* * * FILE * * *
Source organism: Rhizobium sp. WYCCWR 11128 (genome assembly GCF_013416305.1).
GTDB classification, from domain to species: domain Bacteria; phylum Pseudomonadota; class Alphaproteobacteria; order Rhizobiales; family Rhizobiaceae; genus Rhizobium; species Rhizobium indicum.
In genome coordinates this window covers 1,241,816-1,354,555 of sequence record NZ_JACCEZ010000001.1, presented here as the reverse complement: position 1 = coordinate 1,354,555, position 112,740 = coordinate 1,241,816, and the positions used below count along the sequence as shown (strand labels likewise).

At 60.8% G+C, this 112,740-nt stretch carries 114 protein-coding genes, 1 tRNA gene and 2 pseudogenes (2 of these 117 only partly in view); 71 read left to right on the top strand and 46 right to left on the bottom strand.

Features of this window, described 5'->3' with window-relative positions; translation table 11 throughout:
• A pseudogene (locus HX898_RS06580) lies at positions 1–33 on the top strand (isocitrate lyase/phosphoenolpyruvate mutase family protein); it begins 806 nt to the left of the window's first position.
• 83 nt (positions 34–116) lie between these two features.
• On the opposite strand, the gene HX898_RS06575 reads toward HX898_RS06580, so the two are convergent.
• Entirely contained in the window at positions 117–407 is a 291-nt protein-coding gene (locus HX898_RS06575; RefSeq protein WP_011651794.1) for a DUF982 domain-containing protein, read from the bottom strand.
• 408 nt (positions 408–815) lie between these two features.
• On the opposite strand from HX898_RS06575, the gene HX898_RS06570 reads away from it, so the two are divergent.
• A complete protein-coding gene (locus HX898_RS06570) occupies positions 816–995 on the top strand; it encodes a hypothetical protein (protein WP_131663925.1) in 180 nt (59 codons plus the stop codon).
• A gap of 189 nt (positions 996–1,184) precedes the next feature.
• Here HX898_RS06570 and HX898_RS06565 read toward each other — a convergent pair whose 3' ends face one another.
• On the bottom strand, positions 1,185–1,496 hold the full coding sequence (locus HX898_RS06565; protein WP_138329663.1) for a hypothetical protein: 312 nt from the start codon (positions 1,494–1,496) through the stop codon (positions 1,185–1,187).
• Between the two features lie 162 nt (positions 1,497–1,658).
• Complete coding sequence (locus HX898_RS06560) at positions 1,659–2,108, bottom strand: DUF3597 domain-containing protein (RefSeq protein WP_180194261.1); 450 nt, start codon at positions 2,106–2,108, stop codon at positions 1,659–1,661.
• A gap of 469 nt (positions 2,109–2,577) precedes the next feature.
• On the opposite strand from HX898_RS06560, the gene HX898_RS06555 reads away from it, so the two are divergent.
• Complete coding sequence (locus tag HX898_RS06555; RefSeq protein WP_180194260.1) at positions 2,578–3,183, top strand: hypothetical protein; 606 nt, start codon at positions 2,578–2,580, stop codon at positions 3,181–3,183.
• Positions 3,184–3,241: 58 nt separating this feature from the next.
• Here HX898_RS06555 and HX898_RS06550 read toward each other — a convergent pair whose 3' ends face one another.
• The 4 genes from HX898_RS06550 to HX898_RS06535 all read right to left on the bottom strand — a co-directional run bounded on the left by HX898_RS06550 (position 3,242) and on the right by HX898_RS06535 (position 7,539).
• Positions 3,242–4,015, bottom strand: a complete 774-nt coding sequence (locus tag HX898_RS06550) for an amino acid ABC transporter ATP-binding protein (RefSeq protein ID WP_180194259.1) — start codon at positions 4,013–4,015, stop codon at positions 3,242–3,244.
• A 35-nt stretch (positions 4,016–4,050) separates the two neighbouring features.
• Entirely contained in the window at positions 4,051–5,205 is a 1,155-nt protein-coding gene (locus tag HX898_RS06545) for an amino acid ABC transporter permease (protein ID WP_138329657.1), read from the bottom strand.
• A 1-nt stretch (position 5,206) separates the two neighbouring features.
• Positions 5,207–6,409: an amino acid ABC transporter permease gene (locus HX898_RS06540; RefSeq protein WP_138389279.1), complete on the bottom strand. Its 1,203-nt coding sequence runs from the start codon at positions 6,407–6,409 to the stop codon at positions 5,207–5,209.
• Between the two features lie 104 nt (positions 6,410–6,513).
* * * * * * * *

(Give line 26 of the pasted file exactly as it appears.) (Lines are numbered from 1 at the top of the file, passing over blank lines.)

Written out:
• Entirely contained in the window at positions 4,051–5,205 is a 1,155-nt protein-coding gene (locus tag HX898_RS06545) for an amino acid ABC transporter permease (protein ID WP_138329657.1), read from the bottom strand.